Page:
Article

Nutritional rickets among children in the United States: Review of cases reported between 1986 and 2003

Maternal Child Nutrition Branch, Division of Nutrition and Physical Activity, Centers for Disease Control and Prevention, Atlanta, GA 30341-3724, USA.
American Journal of Clinical Nutrition (Impact Factor: 6.77). 01/2005; 80(6 Suppl):1697S-705S.
Source: PubMed

ABSTRACT

Reports of hypovitaminosis D among adults in the United States have drawn attention to the vitamin D status of children. National data on hypovitaminosis D among children are not yet available. Reports from 2000 and 2001 of rickets among children living in North Carolina, Texas, Georgia, and the mid-Atlantic region, however, confirmed the presence of vitamin D deficiency among some US children and prompted new clinical guidelines to prevent its occurrence. We reviewed reports of nutritional rickets among US children <18 y of age that were published between 1986 and 2003. We identified 166 cases of rickets in 22 published studies. Patients were 4-54 mo of age, although in 17 studies the maximal age was <30 mo. Approximately 83% of children with rickets were described as African American or black, and 96% were breast-fed. Among children who were breast-fed, only 5% of records indicated vitamin D supplementation during breast-feeding. The American Academy of Pediatrics (AAP) recently recommended a minimal intake of 200 IU/d vitamin D for all infants, beginning in the first 2 mo of life. AAP recommends a vitamin D supplement for breast-fed infants who do not consume at least 500 mL of a vitamin D-fortified beverage. Given our finding of a disproportionate number of rickets cases among young, breast-fed, black children, we recommend that education regarding AAP guidelines emphasize the higher risk of rickets among these children. Education should also emphasize the importance of weaning children to a diet adequate in both vitamin D and calcium.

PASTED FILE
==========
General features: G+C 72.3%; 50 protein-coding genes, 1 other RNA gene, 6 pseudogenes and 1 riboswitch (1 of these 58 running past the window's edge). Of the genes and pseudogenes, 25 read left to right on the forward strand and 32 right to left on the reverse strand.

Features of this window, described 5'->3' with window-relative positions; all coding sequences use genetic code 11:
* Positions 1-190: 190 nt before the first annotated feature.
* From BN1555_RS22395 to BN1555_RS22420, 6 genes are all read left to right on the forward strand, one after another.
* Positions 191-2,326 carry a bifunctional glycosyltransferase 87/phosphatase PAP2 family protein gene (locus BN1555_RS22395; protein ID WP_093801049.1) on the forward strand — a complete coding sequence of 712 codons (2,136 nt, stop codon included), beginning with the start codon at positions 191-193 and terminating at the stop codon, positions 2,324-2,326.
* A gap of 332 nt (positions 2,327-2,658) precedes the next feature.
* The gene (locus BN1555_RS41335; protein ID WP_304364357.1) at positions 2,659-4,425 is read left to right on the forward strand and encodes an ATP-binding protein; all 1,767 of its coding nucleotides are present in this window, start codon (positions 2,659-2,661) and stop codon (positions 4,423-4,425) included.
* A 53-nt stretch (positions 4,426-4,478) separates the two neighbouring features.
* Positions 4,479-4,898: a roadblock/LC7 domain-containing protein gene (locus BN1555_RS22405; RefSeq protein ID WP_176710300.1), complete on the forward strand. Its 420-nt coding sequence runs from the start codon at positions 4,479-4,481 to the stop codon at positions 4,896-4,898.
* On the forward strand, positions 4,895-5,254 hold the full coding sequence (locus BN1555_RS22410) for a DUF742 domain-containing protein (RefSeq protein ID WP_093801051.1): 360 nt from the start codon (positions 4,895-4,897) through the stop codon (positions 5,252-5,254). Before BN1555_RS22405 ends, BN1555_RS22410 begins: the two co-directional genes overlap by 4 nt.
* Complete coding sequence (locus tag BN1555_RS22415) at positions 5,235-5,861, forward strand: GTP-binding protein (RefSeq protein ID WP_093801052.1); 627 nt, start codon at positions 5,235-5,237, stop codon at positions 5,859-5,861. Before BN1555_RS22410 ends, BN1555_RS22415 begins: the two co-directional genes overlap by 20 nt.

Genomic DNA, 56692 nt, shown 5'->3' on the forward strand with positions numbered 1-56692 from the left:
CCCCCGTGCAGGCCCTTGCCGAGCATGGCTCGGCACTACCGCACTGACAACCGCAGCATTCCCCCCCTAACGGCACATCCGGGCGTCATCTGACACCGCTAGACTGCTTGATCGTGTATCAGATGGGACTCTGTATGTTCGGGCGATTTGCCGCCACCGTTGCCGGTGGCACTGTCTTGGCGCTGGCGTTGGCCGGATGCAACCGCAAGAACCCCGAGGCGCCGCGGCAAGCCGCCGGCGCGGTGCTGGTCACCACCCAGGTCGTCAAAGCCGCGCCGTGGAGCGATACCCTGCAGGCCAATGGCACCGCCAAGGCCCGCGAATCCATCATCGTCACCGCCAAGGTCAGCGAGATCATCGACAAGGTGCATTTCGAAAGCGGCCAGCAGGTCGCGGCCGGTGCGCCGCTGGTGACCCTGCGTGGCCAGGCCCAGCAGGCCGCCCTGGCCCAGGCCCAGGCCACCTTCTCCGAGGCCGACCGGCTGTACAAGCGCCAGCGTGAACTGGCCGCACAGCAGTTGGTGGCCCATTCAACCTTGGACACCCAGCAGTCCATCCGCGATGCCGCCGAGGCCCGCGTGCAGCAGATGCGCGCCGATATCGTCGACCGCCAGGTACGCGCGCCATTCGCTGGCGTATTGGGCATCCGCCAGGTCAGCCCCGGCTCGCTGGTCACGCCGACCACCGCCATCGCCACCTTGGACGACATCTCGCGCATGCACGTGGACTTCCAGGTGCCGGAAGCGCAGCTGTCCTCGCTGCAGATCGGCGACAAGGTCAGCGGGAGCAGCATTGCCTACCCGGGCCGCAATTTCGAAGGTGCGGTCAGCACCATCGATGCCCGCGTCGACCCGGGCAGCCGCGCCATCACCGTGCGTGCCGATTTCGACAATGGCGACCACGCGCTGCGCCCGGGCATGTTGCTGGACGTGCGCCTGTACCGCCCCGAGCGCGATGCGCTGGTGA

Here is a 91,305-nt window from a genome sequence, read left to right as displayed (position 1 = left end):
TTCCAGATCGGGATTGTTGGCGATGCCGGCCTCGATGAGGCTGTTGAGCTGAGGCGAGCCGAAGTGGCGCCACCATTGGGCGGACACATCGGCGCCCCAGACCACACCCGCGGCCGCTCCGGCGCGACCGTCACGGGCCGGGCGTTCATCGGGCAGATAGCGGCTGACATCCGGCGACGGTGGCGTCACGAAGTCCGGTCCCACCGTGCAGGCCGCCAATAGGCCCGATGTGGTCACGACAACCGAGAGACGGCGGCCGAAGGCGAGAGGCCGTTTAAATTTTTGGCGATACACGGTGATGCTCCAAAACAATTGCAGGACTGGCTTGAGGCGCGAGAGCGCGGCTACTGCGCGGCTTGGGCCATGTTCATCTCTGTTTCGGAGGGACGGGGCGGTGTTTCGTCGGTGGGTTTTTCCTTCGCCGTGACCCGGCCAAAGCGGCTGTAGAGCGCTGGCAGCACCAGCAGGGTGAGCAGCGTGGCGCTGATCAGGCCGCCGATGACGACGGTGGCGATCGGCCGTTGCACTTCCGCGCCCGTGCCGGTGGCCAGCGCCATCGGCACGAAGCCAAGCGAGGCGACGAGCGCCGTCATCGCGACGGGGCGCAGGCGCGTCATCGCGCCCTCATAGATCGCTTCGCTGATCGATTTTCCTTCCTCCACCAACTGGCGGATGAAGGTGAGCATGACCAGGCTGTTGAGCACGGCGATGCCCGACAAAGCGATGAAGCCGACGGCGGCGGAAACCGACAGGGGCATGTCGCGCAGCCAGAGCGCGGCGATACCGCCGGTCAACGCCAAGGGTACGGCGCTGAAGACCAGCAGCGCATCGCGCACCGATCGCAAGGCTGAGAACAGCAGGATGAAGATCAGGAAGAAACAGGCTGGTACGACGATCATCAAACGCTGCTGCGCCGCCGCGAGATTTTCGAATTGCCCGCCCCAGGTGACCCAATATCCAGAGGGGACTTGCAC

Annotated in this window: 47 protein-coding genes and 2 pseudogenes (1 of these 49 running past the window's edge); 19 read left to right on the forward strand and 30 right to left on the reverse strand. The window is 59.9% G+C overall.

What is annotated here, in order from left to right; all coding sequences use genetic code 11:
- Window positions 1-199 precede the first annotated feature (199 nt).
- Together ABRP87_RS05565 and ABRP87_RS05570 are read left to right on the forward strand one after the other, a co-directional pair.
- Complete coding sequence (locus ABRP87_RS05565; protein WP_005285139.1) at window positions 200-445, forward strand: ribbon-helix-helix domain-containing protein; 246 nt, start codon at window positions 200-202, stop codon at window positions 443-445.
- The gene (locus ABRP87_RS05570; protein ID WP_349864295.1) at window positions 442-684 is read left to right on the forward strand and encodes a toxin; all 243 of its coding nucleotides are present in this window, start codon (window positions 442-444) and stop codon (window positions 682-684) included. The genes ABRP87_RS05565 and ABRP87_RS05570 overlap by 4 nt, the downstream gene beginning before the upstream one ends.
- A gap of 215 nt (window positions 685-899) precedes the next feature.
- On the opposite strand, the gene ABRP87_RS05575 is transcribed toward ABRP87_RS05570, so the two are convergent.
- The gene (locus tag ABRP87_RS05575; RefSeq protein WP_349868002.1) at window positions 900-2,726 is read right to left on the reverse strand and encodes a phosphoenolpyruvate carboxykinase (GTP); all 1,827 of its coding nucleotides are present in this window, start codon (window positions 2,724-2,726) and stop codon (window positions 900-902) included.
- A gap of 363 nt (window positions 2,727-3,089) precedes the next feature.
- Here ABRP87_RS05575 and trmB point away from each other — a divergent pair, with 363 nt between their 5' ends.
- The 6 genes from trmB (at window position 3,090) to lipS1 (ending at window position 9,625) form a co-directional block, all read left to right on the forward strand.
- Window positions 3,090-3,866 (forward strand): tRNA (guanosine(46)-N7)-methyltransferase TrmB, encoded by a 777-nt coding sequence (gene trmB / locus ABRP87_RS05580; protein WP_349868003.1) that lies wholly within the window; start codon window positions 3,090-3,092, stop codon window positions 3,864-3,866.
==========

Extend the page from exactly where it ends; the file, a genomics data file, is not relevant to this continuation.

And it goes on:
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Available from: Kelley Scanlon, Aug 02, 2014
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    • "Higher melanin concentrations in the stratum corneum interferes with vitamin D's synthesis in the stratum granulosum, and darker pigmentation filters between 50 to 95 percent of the sunlight that reaches the stratum granulosum (Jablonski, 2006, p. 80-81; Kaidbey et al., 1979, pp. 249 and 253; Loomis, 1967, p. 502; Weisberg et al, 2004, p. 1703S; Holick, 2007, p. 270). 7 Therefore, a complete explanation to address the stature differential between whites and blacks may be related to biology and vitamin D production. "

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    • "Higher melanin concentrations in the stratum corneum interferes with vitamin D's synthesis in the stratum granulosum, and darker pigmentation filters between 50 to 95 percent of the sunlight that reaches the stratum granulosum (Jablonski, 2006, p. 80-81; Kaidbey et al., 1979, pp. 249 and 253; Loomis, 1967, p. 502; Weisberg et al, 2004, p. 1703S; Holick, 2007, p. 270). 7 Therefore, a complete explanation to address the stature differential between whites and blacks may be related to biology and vitamin D production. "
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